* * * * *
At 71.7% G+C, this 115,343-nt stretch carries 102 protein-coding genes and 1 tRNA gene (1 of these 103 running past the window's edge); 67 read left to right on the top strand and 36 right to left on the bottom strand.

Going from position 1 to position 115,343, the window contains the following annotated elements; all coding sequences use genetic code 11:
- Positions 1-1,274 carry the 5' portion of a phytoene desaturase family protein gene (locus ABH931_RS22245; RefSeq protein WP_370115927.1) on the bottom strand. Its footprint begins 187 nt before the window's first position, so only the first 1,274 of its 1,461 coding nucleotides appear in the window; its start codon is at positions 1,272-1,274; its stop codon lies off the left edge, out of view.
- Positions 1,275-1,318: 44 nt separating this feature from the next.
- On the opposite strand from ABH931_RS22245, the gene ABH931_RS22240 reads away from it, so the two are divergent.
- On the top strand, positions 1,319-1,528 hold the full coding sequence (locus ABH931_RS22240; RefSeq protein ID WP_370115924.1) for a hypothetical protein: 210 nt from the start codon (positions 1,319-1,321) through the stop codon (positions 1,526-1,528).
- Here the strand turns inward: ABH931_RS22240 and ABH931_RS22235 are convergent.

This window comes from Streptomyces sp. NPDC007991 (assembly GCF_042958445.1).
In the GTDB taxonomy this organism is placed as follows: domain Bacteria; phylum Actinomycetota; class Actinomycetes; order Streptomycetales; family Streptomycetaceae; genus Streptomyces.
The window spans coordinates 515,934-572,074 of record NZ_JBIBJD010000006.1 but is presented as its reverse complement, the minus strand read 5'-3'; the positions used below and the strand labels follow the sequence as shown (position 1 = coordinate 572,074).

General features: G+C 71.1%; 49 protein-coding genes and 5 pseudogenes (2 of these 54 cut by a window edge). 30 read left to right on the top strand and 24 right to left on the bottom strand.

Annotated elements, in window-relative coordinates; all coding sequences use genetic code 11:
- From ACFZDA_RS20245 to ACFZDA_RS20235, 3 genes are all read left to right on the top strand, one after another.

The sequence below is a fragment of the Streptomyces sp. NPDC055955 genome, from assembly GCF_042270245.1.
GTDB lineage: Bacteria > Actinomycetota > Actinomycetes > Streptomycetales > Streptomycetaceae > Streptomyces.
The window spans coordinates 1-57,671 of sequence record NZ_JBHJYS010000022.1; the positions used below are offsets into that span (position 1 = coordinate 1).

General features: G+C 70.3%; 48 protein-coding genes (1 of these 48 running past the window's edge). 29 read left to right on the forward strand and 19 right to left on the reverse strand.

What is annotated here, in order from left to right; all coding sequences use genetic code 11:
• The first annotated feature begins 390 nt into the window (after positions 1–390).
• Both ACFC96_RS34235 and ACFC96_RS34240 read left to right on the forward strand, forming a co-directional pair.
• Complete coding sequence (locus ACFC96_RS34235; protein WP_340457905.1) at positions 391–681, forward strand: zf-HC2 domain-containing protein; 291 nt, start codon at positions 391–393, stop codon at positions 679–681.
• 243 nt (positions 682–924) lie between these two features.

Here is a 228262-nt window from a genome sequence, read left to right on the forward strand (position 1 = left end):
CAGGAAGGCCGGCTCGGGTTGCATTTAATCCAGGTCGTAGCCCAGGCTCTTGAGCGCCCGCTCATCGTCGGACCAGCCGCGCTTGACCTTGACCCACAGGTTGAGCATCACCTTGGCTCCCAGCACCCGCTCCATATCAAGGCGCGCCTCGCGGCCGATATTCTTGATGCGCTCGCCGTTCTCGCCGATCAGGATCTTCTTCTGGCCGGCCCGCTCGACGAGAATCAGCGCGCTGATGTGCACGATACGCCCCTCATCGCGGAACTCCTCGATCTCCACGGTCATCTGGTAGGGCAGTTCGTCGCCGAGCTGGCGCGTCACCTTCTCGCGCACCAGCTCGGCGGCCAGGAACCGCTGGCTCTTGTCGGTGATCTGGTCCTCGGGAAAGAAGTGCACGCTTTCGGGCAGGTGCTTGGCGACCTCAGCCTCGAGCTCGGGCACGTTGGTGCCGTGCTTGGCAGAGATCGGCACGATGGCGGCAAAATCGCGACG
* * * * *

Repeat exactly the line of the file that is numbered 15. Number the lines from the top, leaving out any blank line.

GTDB lineage: Bacteria > Actinomycetota > Actinomycetes > Streptomycetales > Streptomycetaceae > Streptomyces.